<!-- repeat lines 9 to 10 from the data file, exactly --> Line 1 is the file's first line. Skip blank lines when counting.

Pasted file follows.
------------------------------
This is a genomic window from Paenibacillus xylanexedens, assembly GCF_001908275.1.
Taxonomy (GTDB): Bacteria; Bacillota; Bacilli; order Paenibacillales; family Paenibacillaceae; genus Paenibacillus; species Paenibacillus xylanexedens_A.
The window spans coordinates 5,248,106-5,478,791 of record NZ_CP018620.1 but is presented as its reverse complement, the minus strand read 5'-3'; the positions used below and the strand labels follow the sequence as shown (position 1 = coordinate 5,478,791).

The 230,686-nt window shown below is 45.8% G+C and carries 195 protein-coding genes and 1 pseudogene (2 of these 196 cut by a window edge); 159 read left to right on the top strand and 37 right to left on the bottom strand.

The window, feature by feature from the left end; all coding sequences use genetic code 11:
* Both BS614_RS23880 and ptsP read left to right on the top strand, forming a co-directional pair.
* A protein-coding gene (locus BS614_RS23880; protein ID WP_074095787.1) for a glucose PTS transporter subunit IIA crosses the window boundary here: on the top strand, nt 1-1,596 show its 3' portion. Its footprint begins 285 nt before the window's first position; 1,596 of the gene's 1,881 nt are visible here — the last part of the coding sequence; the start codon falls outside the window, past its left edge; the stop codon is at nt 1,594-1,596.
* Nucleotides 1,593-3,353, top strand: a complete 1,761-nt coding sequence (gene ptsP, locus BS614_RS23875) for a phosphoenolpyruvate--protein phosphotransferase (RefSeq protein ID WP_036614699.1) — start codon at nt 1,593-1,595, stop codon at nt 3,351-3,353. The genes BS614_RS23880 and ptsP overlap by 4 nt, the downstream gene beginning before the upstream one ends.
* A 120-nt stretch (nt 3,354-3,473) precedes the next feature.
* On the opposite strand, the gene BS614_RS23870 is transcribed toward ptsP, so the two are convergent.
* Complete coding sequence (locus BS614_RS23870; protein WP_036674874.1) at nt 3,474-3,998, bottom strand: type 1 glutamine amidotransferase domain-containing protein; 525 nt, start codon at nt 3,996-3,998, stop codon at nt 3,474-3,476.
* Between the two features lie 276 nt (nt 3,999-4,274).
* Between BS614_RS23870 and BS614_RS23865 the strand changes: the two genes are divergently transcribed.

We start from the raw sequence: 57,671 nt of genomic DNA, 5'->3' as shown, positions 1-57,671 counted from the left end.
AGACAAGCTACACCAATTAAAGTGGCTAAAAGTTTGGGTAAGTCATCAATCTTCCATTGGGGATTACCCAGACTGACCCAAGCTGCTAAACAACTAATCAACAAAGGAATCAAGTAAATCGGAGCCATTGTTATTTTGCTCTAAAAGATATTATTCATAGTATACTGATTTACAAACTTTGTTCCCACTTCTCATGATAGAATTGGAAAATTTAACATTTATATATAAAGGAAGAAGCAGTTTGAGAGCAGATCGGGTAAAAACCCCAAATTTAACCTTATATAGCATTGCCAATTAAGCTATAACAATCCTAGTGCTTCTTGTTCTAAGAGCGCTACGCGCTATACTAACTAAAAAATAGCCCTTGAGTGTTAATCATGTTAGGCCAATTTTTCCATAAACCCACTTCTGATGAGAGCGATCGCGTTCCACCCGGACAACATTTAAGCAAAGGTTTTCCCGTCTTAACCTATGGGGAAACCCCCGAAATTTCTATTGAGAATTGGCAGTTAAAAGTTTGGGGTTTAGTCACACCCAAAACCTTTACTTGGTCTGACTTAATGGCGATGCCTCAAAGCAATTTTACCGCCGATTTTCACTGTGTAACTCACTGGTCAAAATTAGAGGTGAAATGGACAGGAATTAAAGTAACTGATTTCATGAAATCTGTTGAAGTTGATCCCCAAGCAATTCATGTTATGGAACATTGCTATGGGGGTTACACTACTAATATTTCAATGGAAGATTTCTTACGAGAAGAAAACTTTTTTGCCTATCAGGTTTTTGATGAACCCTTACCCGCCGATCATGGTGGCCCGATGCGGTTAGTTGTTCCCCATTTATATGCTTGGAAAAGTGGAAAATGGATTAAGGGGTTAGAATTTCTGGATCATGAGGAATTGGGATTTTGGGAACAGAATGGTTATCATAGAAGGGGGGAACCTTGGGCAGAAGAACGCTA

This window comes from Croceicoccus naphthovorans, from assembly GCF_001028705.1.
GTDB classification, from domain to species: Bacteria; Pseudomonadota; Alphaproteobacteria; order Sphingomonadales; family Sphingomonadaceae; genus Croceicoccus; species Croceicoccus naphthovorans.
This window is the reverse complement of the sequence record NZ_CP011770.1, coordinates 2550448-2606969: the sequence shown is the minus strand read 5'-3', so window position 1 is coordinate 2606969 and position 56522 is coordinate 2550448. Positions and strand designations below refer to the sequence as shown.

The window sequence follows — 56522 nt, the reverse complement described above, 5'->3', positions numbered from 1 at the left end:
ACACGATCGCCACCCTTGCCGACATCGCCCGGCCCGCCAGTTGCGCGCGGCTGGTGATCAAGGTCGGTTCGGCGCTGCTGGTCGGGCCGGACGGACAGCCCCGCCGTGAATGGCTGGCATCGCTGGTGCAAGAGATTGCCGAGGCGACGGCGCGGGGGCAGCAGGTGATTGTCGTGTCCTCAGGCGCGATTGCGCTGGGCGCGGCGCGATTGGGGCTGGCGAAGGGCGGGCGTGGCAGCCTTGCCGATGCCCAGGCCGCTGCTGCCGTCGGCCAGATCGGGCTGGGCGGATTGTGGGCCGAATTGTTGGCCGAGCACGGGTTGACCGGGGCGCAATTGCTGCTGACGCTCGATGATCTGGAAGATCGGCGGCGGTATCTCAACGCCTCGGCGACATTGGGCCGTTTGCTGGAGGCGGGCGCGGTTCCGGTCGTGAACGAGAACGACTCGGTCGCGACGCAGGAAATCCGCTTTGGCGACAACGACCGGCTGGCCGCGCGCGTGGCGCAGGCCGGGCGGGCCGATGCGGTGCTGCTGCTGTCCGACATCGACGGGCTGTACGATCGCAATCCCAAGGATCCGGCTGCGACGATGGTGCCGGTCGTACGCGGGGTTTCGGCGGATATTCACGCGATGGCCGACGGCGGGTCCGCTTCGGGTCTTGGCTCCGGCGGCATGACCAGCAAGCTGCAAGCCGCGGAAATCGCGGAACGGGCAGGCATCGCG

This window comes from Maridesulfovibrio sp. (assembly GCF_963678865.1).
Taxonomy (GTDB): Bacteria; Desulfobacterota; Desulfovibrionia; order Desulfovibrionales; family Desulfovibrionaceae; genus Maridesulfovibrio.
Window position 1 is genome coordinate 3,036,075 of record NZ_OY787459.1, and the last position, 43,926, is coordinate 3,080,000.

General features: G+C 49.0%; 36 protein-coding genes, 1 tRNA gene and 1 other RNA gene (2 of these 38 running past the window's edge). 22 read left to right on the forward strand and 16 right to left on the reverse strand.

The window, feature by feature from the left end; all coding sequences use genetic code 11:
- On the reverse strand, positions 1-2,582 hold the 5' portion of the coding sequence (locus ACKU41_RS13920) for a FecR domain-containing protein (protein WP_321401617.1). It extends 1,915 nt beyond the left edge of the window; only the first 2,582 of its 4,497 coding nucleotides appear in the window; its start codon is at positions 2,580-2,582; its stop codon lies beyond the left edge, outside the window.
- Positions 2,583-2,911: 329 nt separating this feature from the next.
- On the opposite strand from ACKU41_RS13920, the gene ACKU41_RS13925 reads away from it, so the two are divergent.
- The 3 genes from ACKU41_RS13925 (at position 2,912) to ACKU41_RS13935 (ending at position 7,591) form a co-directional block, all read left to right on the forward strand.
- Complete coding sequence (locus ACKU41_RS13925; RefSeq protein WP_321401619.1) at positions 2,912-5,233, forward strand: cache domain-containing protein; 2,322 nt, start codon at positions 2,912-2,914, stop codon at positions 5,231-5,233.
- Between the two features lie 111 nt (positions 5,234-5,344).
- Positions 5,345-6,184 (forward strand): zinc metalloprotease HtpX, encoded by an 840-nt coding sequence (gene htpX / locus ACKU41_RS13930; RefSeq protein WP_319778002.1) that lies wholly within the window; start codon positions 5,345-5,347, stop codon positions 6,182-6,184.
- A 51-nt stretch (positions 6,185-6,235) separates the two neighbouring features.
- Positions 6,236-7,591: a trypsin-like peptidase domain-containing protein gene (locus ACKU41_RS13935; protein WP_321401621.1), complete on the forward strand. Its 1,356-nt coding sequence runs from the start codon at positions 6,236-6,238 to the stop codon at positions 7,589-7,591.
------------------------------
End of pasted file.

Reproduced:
* A 120-nt stretch (nt 3,354-3,473) precedes the next feature.
* On the opposite strand, the gene BS614_RS23870 is transcribed toward ptsP, so the two are convergent.